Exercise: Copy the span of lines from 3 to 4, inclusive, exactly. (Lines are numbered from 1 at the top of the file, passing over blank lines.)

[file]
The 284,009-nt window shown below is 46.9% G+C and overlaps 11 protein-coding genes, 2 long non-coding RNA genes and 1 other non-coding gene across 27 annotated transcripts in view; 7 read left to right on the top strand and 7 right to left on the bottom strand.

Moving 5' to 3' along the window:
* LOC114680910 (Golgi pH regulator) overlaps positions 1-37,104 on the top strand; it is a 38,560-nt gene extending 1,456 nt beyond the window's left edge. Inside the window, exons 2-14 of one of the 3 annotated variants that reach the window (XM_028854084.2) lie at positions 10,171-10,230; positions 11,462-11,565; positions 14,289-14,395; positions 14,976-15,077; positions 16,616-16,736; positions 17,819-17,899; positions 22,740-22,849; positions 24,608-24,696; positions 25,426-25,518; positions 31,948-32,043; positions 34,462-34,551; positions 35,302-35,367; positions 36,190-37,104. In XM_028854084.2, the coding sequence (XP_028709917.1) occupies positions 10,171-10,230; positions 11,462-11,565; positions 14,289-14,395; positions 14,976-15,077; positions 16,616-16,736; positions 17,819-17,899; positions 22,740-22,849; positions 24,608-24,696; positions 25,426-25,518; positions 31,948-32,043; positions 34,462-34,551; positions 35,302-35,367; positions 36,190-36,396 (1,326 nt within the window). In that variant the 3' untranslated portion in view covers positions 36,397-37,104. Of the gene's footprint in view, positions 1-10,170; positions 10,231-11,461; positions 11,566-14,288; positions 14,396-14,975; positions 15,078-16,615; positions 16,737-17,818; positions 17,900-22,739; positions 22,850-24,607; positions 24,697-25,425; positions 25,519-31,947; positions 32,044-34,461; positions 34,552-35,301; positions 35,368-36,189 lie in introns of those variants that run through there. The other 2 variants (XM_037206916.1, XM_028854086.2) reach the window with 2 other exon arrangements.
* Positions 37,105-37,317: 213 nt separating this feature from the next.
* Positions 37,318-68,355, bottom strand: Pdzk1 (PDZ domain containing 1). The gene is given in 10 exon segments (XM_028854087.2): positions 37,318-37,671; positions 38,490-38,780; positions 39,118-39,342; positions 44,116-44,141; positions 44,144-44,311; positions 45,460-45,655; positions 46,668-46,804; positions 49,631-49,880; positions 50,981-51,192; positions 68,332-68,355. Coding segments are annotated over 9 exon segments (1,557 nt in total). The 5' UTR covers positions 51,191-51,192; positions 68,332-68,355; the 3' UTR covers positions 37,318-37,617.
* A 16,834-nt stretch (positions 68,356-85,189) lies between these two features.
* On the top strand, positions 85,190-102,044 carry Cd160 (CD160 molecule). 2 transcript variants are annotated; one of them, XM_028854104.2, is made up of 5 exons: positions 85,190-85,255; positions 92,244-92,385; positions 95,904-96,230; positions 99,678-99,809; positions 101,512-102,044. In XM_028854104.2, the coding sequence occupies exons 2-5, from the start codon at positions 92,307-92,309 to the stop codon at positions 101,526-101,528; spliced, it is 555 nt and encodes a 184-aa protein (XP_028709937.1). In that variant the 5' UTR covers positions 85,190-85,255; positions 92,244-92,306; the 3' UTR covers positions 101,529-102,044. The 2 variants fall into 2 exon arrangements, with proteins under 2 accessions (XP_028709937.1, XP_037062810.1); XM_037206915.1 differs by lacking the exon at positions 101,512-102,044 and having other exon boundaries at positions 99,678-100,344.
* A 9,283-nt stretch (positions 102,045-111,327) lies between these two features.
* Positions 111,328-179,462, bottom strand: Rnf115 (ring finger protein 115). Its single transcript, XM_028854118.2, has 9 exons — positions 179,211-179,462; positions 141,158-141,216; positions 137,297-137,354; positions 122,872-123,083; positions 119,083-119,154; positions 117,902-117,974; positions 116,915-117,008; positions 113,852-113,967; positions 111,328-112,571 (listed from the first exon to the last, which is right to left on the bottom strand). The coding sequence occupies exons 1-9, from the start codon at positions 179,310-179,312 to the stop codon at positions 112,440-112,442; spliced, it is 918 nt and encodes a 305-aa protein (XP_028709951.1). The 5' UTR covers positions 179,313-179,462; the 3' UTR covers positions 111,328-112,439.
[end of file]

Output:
* LOC114680910 (Golgi pH regulator) overlaps positions 1-37,104 on the top strand; it is a 38,560-nt gene extending 1,456 nt beyond the window's left edge. Inside the window, exons 2-14 of one of the 3 annotated variants that reach the window (XM_028854084.2) lie at positions 10,171-10,230; positions 11,462-11,565; positions 14,289-14,395; positions 14,976-15,077; positions 16,616-16,736; positions 17,819-17,899; positions 22,740-22,849; positions 24,608-24,696; positions 25,426-25,518; positions 31,948-32,043; positions 34,462-34,551; positions 35,302-35,367; positions 36,190-37,104. In XM_028854084.2, the coding sequence (XP_028709917.1) occupies positions 10,171-10,230; positions 11,462-11,565; positions 14,289-14,395; positions 14,976-15,077; positions 16,616-16,736; positions 17,819-17,899; positions 22,740-22,849; positions 24,608-24,696; positions 25,426-25,518; positions 31,948-32,043; positions 34,462-34,551; positions 35,302-35,367; positions 36,190-36,396 (1,326 nt within the window). In that variant the 3' untranslated portion in view covers positions 36,397-37,104. Of the gene's footprint in view, positions 1-10,170; positions 10,231-11,461; positions 11,566-14,288; positions 14,396-14,975; positions 15,078-16,615; positions 16,737-17,818; positions 17,900-22,739; positions 22,850-24,607; positions 24,697-25,425; positions 25,519-31,947; positions 32,044-34,461; positions 34,552-35,301; positions 35,368-36,189 lie in introns of those variants that run through there. The other 2 variants (XM_037206916.1, XM_028854086.2) reach the window with 2 other exon arrangements.
* Positions 37,105-37,317: 213 nt separating this feature from the next.